As for 9mm vs. .40; I agree that .40 is more potent. My personnel carry is .40. But, you can get more rounds in the average full size 9mm than you can in a comparable .40, usually 15-17 for the 9mm and 10-12 for a .40. Yes there are exceptions. I am just stating the average.
    I realize you old timers feel there is no substitute for a .45. I get it. But, let’s face it; expense, weight, comparable round quantity limit (7-8). Yeah, the .45 has superb knockdown energy, and makes a heck of head knocker when the ammo is gone. But seriously, if you weigh the advantages of the extra rounds in a firefight and the ability the regain your target more quickly, these things kind of diminish. Think back to the transition from the 1903 Springfield to the A1 Garand. Both great rifles. But, the Springfield gave you 5 rounds with a bolt action. The Garand gave you 7 rounds, speed loaded with a clip, and an auto action. Which would you rather have in a fox hole? Look, a properly placed 9mm will be just as lethal as a properly placed .45. these are strictly the opinions of the author and do not reflect the ideas of this website. Have a nice day.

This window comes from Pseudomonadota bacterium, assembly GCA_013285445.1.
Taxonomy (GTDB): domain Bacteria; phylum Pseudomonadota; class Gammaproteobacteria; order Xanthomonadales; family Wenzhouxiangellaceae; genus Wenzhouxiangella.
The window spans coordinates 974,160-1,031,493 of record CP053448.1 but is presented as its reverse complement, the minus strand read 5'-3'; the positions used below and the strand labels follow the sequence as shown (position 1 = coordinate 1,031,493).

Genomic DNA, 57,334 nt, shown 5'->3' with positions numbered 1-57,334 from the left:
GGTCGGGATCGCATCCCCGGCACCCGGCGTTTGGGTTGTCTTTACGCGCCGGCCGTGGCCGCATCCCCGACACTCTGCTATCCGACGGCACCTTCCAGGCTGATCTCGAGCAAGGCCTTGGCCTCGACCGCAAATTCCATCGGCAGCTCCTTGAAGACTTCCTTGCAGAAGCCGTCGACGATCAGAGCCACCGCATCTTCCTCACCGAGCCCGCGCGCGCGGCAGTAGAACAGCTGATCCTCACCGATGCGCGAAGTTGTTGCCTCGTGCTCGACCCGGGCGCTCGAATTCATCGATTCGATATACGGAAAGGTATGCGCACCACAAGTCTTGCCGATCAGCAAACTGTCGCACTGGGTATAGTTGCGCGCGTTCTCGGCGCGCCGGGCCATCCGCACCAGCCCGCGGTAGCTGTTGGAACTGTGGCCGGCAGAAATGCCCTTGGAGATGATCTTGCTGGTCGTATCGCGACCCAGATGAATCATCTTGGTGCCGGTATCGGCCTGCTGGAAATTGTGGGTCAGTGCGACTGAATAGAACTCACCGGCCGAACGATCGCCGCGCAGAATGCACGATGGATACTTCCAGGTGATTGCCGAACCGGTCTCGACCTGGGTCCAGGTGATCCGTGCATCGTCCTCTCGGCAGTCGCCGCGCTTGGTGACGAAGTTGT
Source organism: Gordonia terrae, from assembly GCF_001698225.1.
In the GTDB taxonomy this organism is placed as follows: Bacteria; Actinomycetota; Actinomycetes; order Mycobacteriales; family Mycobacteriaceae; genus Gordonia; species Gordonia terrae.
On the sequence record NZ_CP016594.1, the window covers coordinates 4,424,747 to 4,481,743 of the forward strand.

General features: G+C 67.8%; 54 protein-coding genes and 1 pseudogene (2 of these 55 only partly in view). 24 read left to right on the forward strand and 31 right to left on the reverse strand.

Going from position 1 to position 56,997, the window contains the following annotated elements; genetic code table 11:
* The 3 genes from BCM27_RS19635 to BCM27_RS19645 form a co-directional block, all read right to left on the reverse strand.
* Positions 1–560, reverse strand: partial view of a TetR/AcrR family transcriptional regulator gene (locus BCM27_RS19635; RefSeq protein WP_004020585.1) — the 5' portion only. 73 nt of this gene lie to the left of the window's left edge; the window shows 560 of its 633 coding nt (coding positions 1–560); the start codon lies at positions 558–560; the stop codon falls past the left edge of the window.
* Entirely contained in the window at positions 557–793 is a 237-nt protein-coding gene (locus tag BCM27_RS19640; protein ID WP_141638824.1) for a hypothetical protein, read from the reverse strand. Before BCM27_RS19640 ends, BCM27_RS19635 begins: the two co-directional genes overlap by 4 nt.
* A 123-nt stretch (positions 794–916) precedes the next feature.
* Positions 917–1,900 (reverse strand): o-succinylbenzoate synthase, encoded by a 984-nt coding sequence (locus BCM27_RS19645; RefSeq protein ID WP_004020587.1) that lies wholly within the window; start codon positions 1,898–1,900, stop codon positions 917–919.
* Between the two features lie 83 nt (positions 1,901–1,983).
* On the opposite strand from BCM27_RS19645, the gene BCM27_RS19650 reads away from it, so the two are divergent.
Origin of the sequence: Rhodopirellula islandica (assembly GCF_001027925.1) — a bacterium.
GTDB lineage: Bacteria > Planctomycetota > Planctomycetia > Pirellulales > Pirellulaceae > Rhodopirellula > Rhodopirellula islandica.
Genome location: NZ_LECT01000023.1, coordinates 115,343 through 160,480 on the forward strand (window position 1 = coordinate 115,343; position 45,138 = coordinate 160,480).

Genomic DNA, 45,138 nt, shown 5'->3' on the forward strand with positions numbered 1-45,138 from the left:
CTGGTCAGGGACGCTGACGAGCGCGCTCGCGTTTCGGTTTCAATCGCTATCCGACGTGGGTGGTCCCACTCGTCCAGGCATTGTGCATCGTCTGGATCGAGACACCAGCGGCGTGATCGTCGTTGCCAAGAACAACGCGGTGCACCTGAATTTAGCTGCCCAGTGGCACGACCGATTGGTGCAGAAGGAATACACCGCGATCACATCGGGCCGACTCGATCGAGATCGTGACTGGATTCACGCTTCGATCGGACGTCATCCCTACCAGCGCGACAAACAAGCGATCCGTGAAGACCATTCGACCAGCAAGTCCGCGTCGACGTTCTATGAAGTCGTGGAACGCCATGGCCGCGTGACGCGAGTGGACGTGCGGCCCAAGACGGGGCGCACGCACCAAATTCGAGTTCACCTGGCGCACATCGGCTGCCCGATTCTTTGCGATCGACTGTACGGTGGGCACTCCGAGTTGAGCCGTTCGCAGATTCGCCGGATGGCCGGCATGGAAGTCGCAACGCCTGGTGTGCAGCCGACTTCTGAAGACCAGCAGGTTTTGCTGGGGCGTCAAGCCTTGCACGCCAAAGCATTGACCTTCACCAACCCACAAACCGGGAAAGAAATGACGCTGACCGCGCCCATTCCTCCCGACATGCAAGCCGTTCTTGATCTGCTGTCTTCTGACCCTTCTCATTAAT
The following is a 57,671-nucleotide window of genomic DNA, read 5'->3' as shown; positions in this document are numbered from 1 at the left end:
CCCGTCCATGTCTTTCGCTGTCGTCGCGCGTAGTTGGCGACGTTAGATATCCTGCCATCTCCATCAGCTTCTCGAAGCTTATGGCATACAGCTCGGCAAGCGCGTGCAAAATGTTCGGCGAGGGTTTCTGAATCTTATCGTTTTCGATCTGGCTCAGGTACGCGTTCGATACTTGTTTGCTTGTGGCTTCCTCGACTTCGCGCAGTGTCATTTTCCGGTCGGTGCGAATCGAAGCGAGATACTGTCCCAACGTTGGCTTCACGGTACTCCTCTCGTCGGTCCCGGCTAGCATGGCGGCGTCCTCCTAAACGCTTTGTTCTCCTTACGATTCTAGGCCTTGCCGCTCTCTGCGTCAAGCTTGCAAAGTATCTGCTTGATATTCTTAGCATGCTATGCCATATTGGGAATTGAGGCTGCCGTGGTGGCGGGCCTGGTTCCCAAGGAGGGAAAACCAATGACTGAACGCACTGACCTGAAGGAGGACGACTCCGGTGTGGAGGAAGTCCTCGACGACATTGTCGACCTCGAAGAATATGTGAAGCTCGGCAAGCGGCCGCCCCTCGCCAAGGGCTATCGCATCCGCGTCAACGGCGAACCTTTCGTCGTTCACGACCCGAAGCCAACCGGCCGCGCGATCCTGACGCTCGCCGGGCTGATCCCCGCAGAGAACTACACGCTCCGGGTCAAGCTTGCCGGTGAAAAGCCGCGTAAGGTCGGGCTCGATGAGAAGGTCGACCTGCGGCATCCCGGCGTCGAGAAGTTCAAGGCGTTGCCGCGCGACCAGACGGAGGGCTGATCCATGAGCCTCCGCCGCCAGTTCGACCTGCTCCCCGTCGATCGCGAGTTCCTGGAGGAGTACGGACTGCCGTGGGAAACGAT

• Whyawannaknow1 January 20, 2017, 11:09 am

      You don’t seem to have ever used a Springfield OR a Garand? That’s M1 Garand. You load 8 rounds in a Garand, not 7… Both can use “clips”, 5 round strippers for the 1903, 8 round en bloc for the Garand.

    • TCW January 20, 2017, 11:40 am

      “[As for 9mm vs. .40; I agree that .40 is more potent…]”

      Define “more potent”. Various recent studies have shown there’s virtually no difference between .38 cal (9mm), .40 cal, and .45 cal in stopping a threat.. When it comes to “real world” experiences one caliber has not been shown to be any more effective in stopping a threat vs another in the calibers mentioned above. Shot placement is far, far, more important. My 2 cents.